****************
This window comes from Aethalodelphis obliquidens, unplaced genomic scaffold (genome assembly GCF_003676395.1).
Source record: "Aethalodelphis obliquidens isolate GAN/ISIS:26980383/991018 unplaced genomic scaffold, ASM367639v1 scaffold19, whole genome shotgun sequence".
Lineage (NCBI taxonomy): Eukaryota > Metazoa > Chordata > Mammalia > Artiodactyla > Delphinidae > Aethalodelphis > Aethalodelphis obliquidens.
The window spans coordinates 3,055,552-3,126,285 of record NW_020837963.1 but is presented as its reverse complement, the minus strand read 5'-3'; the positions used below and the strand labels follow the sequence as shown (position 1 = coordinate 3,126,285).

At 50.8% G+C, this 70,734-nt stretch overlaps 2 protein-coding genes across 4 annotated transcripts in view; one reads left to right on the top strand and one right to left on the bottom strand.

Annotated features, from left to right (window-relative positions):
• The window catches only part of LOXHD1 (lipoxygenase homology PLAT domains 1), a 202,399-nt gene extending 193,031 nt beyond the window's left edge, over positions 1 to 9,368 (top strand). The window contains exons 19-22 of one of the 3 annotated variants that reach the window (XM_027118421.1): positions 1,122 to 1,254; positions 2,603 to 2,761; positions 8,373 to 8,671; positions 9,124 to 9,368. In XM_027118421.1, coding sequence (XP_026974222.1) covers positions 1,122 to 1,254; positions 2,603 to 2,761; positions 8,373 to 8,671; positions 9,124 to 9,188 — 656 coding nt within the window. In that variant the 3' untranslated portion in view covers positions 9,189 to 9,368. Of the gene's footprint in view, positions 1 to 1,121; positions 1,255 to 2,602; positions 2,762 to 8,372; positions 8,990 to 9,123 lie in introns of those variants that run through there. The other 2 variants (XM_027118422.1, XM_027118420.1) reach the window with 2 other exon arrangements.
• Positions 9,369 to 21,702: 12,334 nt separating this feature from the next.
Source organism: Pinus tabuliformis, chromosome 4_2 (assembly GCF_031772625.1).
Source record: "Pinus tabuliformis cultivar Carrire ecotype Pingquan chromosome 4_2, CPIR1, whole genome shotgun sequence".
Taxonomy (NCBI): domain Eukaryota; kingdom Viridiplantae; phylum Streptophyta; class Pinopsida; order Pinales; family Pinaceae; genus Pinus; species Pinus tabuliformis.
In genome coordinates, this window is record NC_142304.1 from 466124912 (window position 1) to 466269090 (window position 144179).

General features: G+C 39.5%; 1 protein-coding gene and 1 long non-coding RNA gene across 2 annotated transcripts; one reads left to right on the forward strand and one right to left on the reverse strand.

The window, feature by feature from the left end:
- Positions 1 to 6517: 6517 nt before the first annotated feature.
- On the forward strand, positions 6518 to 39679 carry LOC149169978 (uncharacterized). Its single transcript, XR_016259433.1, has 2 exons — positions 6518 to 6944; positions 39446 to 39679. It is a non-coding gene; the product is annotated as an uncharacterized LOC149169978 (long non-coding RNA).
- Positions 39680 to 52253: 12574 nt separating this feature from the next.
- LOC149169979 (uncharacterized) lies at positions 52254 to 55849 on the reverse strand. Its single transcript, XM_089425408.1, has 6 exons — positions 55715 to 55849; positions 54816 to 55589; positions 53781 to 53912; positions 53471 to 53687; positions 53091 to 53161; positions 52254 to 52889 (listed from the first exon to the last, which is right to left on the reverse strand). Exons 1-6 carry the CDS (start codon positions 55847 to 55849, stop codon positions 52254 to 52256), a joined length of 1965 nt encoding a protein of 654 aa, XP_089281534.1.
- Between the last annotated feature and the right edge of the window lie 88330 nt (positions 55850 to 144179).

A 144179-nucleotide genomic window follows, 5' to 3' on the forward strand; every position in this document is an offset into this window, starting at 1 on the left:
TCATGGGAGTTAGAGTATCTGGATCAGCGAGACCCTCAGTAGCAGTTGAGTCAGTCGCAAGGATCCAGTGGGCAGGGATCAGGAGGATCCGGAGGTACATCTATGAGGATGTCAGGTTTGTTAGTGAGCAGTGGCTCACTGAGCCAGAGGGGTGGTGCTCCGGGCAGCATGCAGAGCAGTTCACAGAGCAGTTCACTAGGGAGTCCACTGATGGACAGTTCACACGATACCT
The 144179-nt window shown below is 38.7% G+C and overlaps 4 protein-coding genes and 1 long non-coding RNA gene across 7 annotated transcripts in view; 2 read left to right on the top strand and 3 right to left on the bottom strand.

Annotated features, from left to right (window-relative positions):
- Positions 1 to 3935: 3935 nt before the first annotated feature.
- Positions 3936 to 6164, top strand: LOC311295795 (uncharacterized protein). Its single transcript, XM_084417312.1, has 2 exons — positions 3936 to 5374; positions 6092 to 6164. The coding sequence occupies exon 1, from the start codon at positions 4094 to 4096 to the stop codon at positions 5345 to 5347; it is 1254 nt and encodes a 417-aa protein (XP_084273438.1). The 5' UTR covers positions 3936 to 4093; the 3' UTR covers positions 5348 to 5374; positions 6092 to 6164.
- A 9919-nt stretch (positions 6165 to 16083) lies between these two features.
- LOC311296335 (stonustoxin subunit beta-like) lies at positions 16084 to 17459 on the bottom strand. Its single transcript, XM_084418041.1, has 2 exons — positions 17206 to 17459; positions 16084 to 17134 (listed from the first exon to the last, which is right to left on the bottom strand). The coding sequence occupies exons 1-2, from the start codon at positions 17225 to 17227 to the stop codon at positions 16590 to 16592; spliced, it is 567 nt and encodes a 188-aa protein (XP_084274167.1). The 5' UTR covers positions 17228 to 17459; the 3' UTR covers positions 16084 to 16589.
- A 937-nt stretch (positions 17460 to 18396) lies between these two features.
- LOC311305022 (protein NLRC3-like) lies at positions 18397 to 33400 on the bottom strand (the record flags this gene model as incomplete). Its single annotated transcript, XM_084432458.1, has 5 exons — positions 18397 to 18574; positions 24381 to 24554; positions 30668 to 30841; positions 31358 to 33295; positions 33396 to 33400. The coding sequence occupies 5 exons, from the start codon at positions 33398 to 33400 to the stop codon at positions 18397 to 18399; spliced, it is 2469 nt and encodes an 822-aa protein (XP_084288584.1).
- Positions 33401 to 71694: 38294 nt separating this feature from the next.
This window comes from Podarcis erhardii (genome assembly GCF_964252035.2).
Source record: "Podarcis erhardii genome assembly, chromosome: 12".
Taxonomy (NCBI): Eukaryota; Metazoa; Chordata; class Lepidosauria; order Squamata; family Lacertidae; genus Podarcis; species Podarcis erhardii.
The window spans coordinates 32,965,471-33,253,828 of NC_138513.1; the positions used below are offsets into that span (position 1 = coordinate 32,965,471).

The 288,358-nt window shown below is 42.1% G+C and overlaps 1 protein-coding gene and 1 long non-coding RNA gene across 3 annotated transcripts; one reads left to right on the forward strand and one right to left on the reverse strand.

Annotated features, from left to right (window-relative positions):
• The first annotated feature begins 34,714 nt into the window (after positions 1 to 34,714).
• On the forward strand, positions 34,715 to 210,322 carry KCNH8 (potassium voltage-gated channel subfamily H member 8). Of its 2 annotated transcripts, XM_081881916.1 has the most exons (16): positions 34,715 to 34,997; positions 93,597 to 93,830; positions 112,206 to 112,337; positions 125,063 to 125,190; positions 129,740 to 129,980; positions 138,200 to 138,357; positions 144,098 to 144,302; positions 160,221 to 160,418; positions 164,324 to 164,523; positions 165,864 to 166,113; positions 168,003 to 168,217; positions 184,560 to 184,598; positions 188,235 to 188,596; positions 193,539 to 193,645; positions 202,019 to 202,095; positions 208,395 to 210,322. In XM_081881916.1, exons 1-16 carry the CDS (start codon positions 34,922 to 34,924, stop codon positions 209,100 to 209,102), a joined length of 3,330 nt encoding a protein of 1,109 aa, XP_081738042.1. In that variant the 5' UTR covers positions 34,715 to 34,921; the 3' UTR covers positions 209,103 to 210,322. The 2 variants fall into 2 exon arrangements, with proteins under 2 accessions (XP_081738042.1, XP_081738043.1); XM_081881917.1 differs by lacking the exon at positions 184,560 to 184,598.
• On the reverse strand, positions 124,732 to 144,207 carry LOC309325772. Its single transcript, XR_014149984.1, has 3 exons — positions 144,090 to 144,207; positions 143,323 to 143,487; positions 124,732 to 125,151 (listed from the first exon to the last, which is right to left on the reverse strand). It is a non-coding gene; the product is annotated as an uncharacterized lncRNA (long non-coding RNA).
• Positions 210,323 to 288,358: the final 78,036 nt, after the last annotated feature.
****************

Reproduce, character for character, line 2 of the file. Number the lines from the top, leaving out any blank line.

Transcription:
Source record: "Aethalodelphis obliquidens isolate GAN/ISIS:26980383/991018 unplaced genomic scaffold, ASM367639v1 scaffold19, whole genome shotgun sequence".